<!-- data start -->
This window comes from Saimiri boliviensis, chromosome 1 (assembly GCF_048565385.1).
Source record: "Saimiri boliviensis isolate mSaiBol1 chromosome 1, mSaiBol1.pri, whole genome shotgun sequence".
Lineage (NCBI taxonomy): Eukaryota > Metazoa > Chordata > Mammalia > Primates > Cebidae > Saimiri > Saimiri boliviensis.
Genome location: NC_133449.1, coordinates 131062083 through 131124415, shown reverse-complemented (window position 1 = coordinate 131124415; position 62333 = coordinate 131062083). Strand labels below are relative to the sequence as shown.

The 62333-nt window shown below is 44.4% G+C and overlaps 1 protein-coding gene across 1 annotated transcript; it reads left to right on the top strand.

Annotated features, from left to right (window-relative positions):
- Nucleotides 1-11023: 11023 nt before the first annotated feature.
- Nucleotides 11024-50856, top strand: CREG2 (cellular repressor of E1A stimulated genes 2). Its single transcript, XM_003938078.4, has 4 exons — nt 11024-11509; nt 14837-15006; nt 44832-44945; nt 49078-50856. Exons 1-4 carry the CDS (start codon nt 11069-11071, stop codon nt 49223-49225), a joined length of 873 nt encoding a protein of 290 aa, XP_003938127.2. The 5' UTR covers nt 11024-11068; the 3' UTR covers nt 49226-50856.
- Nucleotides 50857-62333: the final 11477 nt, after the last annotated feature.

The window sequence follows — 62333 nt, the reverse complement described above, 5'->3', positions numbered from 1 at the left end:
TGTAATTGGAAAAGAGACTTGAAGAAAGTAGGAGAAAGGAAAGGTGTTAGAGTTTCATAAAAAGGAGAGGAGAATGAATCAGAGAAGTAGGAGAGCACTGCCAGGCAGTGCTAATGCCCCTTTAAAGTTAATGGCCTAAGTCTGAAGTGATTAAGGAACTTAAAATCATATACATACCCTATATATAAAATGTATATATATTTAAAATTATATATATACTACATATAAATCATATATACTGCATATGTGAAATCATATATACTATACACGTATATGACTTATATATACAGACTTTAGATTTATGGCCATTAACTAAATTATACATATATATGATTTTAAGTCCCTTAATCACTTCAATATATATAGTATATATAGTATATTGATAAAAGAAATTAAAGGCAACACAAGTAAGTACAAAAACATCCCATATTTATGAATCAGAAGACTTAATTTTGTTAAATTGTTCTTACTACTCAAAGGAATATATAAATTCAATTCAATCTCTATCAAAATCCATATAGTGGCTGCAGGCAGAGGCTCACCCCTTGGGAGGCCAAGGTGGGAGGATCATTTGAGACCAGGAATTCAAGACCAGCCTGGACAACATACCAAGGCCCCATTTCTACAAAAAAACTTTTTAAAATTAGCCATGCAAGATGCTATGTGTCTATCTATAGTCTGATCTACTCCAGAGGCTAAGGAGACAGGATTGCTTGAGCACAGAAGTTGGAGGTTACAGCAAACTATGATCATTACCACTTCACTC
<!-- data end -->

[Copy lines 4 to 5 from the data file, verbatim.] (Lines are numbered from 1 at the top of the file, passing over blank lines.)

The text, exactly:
Genome location: NC_133449.1, coordinates 131062083 through 131124415, shown reverse-complemented (window position 1 = coordinate 131124415; position 62333 = coordinate 131062083). Strand labels below are relative to the sequence as shown.

The 62333-nt window shown below is 44.4% G+C and overlaps 1 protein-coding gene across 1 annotated transcript; it reads left to right on the top strand.